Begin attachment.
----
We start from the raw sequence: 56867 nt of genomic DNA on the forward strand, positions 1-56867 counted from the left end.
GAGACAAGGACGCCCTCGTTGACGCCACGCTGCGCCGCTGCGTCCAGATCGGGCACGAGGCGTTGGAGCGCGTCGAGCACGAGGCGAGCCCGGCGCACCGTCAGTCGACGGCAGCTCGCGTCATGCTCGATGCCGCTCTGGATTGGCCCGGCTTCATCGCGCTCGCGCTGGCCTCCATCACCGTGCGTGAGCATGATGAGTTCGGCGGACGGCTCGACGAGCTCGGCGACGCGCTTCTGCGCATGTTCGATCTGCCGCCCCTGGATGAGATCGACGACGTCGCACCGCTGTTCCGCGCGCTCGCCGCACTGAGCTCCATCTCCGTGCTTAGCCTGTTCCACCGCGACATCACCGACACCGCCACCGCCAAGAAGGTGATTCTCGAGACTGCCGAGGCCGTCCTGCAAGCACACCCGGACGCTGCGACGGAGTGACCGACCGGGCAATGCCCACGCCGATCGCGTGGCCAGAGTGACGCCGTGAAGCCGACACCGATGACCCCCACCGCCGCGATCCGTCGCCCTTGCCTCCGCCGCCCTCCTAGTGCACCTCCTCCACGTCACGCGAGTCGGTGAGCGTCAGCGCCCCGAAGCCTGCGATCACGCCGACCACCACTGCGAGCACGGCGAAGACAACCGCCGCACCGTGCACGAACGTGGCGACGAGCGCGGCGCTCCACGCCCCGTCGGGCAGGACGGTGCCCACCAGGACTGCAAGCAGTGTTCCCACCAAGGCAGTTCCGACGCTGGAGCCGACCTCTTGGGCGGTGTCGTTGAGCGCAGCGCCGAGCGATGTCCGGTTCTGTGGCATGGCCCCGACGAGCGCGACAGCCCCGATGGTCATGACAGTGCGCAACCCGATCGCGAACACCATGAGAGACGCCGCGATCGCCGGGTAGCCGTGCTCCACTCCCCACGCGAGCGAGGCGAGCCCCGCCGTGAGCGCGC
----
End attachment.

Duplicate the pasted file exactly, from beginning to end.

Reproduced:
We start from the raw sequence: 56867 nt of genomic DNA on the forward strand, positions 1-56867 counted from the left end.
GAGACAAGGACGCCCTCGTTGACGCCACGCTGCGCCGCTGCGTCCAGATCGGGCACGAGGCGTTGGAGCGCGTCGAGCACGAGGCGAGCCCGGCGCACCGTCAGTCGACGGCAGCTCGCGTCATGCTCGATGCCGCTCTGGATTGGCCCGGCTTCATCGCGCTCGCGCTGGCCTCCATCACCGTGCGTGAGCATGATGAGTTCGGCGGACGGCTCGACGAGCTCGGCGACGCGCTTCTGCGCATGTTCGATCTGCCGCCCCTGGATGAGATCGACGACGTCGCACCGCTGTTCCGCGCGCTCGCCGCACTGAGCTCCATCTCCGTGCTTAGCCTGTTCCACCGCGACATCACCGACACCGCCACCGCCAAGAAGGTGATTCTCGAGACTGCCGAGGCCGTCCTGCAAGCACACCCGGACGCTGCGACGGAGTGACCGACCGGGCAATGCCCACGCCGATCGCGTGGCCAGAGTGACGCCGTGAAGCCGACACCGATGACCCCCACCGCCGCGATCCGTCGCCCTTGCCTCCGCCGCCCTCCTAGTGCACCTCCTCCACGTCACGCGAGTCGGTGAGCGTCAGCGCCCCGAAGCCTGCGATCACGCCGACCACCACTGCGAGCACGGCGAAGACAACCGCCGCACCGTGCACGAACGTGGCGACGAGCGCGGCGCTCCACGCCCCGTCGGGCAGGACGGTGCCCACCAGGACTGCAAGCAGTGTTCCCACCAAGGCAGTTCCGACGCTGGAGCCGACCTCTTGGGCGGTGTCGTTGAGCGCAGCGCCGAGCGATGTCCGGTTCTGTGGCATGGCCCCGACGAGCGCGACAGCCCCGATGGTCATGACAGTGCGCAACCCGATCGCGAACACCATGAGAGACGCCGCGATCGCCGGGTAGCCGTGCTCCACTCCCCACGCGAGCGAGGCGAGCCCCGCCGTGAGCGCGC